Pension data of former city workers stolen
Missing hard drive contained personal information of former workers
A stolen hard drive containing pension data for about 800 former City of Ottawa employees will likely never be retrieved, according to the company that was handling the information.
New York-based Towers Watson notified the city of the breach after the hard drive disappeared from an office in the Philippines.
Towers Watson had been hired by the city to evaluate pension funds and was in the process of transferring the unencrypted data to a new computer system where the data would be encrypted.
But in May they discovered the hard drive missing from a safe.
Names, birthdates, SIN information on hard drive
"It was stored in a locked, secured storage room. A couple of days after it was placed into that room someone went to wipe the hard drive completely clean and found it was missing from the room," said company spokesman Michael Millns.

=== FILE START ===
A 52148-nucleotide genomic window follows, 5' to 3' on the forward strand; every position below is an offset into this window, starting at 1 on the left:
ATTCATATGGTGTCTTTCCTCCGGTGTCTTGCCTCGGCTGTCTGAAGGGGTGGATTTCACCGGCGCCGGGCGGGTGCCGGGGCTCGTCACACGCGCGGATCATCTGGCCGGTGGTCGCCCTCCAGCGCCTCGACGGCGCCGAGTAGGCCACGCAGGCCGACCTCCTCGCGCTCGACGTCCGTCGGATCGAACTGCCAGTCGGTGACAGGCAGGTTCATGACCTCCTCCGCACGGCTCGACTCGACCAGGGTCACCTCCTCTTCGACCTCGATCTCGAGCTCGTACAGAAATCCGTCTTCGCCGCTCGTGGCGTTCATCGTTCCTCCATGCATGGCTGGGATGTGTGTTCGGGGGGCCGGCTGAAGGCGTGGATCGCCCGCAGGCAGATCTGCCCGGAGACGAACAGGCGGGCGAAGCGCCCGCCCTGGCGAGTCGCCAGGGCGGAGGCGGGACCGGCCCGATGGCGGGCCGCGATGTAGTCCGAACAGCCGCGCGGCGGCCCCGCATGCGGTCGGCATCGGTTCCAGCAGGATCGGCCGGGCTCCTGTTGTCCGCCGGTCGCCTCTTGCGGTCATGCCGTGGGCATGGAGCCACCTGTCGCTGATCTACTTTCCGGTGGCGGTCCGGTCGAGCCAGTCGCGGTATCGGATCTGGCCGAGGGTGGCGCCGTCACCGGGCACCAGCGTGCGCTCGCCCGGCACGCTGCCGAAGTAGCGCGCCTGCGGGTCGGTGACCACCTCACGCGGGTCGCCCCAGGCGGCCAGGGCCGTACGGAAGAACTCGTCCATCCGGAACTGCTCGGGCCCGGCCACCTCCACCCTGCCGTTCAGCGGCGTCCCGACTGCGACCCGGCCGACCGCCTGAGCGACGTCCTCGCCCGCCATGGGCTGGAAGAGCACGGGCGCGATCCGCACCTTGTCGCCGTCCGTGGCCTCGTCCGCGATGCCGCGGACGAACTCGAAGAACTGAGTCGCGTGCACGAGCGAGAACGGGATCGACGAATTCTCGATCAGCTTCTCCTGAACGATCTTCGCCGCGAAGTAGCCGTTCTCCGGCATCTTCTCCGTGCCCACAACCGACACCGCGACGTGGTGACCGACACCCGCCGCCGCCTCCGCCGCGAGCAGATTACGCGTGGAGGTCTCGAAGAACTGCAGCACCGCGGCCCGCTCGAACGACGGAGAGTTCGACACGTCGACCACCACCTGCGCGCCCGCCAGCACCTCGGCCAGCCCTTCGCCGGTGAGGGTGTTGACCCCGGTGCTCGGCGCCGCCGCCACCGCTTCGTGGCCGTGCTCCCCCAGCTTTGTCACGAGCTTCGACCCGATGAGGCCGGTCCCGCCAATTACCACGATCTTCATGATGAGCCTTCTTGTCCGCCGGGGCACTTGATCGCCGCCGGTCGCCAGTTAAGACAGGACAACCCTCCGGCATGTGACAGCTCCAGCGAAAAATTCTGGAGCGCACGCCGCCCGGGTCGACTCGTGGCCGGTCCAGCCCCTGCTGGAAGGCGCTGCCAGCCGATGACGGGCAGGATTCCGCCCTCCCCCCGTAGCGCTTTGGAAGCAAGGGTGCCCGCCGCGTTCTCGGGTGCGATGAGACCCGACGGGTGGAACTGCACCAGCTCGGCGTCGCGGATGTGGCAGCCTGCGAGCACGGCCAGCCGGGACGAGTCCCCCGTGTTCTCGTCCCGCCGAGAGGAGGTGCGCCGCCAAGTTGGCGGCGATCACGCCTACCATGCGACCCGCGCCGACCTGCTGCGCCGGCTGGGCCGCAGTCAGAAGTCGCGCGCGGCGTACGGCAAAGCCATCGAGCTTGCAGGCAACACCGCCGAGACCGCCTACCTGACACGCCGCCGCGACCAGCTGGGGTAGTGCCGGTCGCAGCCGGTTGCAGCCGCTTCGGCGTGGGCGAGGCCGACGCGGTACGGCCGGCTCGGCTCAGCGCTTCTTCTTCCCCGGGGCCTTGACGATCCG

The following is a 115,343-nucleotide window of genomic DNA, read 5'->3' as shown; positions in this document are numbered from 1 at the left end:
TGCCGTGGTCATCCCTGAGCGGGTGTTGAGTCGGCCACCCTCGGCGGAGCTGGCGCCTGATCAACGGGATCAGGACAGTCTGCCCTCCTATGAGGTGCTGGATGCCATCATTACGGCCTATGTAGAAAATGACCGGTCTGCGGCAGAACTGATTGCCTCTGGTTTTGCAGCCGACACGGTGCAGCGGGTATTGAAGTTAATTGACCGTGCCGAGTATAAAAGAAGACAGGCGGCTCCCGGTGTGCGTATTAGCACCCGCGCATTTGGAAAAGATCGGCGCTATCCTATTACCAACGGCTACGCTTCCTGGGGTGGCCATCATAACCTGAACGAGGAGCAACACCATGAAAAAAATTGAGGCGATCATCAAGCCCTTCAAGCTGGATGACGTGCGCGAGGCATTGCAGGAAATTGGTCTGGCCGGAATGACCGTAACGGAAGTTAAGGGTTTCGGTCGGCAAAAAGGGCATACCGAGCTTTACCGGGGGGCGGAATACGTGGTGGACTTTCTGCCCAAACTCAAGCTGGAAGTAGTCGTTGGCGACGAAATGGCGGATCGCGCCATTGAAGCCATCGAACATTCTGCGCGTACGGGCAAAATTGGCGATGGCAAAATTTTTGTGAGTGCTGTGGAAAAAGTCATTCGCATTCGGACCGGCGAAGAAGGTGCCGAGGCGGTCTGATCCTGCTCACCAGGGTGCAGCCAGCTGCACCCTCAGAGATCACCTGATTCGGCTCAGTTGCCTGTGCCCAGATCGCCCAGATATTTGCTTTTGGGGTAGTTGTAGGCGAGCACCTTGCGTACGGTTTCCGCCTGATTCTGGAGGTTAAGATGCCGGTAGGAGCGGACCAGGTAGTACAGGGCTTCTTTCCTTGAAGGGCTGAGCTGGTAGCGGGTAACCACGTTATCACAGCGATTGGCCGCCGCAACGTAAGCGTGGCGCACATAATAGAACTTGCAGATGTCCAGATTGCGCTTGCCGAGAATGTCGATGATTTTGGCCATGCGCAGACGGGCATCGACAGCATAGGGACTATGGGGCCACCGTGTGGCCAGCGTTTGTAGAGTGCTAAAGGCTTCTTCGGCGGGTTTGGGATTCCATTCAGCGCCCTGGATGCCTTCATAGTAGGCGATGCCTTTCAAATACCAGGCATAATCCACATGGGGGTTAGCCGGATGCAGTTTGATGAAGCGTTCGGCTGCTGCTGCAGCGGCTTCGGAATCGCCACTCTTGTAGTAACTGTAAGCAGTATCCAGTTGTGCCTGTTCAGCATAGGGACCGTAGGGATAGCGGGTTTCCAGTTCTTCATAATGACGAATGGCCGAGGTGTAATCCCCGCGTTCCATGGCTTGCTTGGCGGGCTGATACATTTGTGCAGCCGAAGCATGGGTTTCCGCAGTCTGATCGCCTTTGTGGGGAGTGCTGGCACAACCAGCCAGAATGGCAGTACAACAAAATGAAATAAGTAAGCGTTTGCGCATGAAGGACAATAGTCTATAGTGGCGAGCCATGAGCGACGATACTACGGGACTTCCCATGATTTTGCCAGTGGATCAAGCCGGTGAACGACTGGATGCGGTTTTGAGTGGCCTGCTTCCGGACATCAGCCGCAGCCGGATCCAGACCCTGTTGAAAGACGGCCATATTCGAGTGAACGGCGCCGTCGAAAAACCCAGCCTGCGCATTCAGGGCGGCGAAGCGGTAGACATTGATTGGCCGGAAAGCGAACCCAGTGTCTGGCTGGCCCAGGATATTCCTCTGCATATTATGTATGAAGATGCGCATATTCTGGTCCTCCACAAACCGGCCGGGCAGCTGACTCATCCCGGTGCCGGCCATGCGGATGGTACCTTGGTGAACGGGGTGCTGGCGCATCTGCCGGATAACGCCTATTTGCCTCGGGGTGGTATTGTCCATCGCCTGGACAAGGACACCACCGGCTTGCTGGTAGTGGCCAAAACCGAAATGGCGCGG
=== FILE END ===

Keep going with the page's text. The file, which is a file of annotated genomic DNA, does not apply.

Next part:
The hard drive contained names, birthdates, social insurance numbers and pension amounts of about 800 former City of Ottawa staff, police officers, firefighters and their beneficiaries.
Millns said the company went to great lengths to recover the hard drive, but have been unsuccessful.
"We've hired a local private investigator firm. We've obviously interviewed the people who had access to that room. And unfortunately, at this point in time, we've been unable to retrieve it and we don't believe that we will retrieve it given the time that's elapsed," he said.
Update to come in September
Councillor Rainer Bloess, who serves on the board of directors for the city's pension fund, said the company will have an update on the breach at a meeting in September. He said he hopes the update will answer key questions for both city officials and pensioners.
"Has there been any violation of anybody's identity? What other measures are being taken?" asked Bloess.
The company has offered to pay pensioners so they can enroll in a credit-monitoring service.
Millns said the hard drive is not likely to be retrieved, but said the company believes it was stolen for parts, not data.